Oddly, Beatty and Lourdais find commonality in their soundscape. Beatty uses the electronic minimalism of famed composer Ann Southam, whose bursts of staccato pulses are not unlike Ludovic Gayer's electronic drones in Étrange. Some things never change.

Both of House's works are inspired by the neo-romantic music of American composer Robert Moran. In terms of history, Four Towers (1993) and Vena Cava (1998) represent House's "dancey" choreography.

From the beginning of his career, House was known for choreography built around intricate dance patterns linked to distinctive music scores. His movement was constructed as physical challenges, but never just dance for dance's sake. There was always an enigmatic subtext buried within his complex patternings.

Vena Cava is notable for being House's final traditional work, in terms of movement linked with music, before he embarked on full-length dance theatre. This grand finale is wall-to-wall, relentless dance. Glorious waves of movement explode across the stage, interrupted by two intense physical solos performed by Jarrett Siddall and Mairi Greig.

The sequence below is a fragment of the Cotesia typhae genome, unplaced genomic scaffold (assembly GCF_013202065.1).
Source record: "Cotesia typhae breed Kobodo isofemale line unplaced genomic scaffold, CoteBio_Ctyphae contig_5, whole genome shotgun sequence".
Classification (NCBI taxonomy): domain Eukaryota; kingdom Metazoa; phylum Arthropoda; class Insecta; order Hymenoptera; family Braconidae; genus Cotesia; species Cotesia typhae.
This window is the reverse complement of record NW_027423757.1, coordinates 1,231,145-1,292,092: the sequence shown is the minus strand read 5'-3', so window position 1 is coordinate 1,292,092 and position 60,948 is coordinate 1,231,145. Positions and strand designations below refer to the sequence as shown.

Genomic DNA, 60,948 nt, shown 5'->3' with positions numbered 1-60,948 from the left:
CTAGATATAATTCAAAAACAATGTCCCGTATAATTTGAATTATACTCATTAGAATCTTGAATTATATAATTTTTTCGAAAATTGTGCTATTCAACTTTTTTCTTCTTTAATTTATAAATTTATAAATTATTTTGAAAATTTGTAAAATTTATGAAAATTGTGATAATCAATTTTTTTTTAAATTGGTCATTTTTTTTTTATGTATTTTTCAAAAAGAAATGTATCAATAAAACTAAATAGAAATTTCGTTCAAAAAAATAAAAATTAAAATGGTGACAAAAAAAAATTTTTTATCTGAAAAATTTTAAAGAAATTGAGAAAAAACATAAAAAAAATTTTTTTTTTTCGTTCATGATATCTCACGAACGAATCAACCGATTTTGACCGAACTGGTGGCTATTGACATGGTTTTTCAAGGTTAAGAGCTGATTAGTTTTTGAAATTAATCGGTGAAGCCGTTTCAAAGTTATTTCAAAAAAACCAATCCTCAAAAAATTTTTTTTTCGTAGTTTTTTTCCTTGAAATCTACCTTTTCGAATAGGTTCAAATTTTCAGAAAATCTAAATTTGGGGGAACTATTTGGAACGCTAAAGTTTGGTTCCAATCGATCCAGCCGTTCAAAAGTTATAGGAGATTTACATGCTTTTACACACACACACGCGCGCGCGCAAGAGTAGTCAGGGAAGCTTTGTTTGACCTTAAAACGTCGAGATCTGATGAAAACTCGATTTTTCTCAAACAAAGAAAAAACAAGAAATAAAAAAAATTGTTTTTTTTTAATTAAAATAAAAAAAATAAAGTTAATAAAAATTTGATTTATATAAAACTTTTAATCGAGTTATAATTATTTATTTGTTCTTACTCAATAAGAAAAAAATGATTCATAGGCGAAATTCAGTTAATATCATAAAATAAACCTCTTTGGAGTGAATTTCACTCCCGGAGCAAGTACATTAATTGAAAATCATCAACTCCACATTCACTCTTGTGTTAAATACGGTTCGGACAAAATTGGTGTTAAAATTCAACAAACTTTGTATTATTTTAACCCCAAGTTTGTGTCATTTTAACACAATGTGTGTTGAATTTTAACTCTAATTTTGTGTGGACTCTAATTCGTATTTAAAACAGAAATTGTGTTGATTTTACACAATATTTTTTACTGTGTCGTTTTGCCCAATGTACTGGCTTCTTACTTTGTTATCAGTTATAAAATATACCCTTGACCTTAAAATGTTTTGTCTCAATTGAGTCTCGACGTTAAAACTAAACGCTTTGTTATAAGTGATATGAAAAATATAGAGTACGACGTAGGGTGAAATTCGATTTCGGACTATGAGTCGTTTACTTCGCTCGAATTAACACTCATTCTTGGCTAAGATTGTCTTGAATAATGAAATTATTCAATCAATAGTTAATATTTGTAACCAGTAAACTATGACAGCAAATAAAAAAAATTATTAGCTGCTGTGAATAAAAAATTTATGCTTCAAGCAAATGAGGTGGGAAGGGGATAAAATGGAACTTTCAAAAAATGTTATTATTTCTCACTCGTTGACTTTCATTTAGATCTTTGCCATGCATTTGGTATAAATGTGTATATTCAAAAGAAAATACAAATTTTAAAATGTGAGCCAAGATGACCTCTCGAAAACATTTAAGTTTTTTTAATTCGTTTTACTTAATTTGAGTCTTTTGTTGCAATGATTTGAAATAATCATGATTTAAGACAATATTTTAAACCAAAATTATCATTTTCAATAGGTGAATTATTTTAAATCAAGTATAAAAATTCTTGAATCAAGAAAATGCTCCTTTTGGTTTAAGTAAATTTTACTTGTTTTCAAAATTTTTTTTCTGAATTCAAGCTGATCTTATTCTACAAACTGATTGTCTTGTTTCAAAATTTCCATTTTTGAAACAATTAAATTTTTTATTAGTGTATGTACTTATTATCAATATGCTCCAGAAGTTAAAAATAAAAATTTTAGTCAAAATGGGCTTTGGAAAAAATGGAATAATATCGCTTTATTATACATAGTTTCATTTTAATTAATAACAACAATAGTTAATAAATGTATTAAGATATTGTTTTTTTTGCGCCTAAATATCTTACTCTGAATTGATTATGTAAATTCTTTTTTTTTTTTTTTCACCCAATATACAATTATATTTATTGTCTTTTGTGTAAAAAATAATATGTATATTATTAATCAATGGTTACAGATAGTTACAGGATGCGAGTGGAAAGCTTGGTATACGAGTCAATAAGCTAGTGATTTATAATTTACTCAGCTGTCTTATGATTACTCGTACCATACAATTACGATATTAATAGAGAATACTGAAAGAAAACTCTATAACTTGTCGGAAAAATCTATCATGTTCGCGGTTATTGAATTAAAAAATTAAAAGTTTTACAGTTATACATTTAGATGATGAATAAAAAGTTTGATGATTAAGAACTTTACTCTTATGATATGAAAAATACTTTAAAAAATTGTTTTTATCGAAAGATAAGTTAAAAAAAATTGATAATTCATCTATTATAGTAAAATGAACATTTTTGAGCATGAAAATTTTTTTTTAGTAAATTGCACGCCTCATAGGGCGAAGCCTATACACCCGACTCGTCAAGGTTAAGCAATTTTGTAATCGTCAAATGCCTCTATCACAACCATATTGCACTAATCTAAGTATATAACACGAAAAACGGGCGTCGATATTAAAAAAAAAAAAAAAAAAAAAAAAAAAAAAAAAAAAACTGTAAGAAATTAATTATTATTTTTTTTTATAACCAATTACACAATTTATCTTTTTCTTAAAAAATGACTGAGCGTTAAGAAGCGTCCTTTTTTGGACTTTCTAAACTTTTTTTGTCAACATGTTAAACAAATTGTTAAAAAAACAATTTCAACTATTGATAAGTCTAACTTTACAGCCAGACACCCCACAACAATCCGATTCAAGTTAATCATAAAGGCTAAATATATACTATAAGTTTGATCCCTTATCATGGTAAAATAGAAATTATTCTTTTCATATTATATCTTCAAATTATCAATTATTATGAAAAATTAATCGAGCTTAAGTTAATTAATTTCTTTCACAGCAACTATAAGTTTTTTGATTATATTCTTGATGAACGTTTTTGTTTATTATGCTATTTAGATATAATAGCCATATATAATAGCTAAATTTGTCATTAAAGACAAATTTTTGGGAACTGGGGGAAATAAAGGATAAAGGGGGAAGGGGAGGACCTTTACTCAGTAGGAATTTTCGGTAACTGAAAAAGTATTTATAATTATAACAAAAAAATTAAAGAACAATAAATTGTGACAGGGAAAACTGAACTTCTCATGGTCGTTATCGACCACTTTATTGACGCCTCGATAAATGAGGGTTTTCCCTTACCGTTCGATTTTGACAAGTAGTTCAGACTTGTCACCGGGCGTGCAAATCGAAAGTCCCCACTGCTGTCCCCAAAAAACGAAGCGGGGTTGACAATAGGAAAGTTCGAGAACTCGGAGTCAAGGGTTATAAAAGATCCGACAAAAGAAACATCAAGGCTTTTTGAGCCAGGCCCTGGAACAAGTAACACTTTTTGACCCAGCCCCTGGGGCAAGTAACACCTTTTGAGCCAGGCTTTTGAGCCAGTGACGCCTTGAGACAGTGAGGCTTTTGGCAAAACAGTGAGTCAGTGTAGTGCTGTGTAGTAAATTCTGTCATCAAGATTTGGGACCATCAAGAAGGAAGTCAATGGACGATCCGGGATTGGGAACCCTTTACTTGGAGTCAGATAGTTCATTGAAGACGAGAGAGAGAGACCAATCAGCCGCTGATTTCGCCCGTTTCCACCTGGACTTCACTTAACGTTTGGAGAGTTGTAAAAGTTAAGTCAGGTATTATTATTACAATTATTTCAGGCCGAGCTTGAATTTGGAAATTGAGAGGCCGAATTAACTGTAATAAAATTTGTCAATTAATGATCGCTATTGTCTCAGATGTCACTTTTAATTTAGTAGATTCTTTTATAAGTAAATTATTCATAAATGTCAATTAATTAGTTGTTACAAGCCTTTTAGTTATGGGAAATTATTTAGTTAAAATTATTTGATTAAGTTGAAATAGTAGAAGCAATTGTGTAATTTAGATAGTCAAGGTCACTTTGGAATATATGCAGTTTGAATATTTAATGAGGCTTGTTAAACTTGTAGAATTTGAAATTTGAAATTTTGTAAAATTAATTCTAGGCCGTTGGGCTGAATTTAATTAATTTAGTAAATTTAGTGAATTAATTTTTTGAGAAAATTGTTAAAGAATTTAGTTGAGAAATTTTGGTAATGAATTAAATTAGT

Anatomically, the vena cava carries the blood from the lower half of the body to the heart. By cleverly calling his piece Vena Cava, House pays homage to Moran's driving percussive music titled Open Veins. Together, the music and dance create a thrilling physical poem to the love of life.

Four Towers is a more poignant piece. It is set to a musical suite adapted for a string quartet, taken from Moran's 1992 opera From the Towers of the Moon. Based on an ancient Japanese myth, the plot is about the moon goddess who comes to earth and falls in love with a mortal emperor.

This dance of lyrical grace includes an achingly beautiful solo of growing despair (Alana Elmer), a trio depicting bewilderment and loss (Syreeta Hector, Brodie Stevenson and Pulga Muchochoma), and a final solo of defiance (Kaitlin Standeven). In the end, Standeven manages to find a convert in Muchochoma, who does try to rise above his beaten-down fellows.

House may object to my reading of the dance, but these images are crystal clear to me. That aside, both pieces are wonderfully entwined in Moran's evocative music and House's choreographic brilliance.

Here's an oddity. Both works are built around the kilt as costumes, even though there are two different designers. Denis Joffre created the uniform kilts for Four Towers, while Lori Trez Endes dressed the men in kilts for Vena Cava, and the women in sarongs.

Perhaps the most interesting aspect of Rare Mix is that what is old is also new. None of the dancers was in the company when House created Four Towers and Vena Cava. They are familiar with the choreographer's collaborative full-length dance theatre pieces. Their bodies must have been jolted with physical surprise at performing flat-out, non-stop dance. The company did, however, pull off these House classics in magnificent fashion.

Rare Mix continues at the Fleck Dance Theatre until Nov. 10.